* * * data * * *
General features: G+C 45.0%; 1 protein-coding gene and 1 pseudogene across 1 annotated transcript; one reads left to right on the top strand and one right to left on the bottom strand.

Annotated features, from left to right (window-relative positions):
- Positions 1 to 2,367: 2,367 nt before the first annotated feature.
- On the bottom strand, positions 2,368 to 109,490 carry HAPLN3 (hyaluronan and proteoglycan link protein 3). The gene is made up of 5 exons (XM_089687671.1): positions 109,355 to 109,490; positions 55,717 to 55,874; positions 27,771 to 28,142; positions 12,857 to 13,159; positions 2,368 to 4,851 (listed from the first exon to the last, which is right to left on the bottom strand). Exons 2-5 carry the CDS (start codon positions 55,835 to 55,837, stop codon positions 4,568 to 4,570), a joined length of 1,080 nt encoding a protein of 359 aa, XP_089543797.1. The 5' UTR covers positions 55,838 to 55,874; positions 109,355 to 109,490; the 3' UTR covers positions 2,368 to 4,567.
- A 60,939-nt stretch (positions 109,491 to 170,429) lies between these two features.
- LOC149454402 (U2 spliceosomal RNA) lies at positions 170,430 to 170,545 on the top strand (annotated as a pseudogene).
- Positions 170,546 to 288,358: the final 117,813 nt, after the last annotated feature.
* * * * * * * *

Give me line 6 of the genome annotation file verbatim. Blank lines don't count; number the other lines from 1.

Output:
- LOC149454402 (U2 spliceosomal RNA) lies at positions 170,430 to 170,545 on the top strand (annotated as a pseudogene).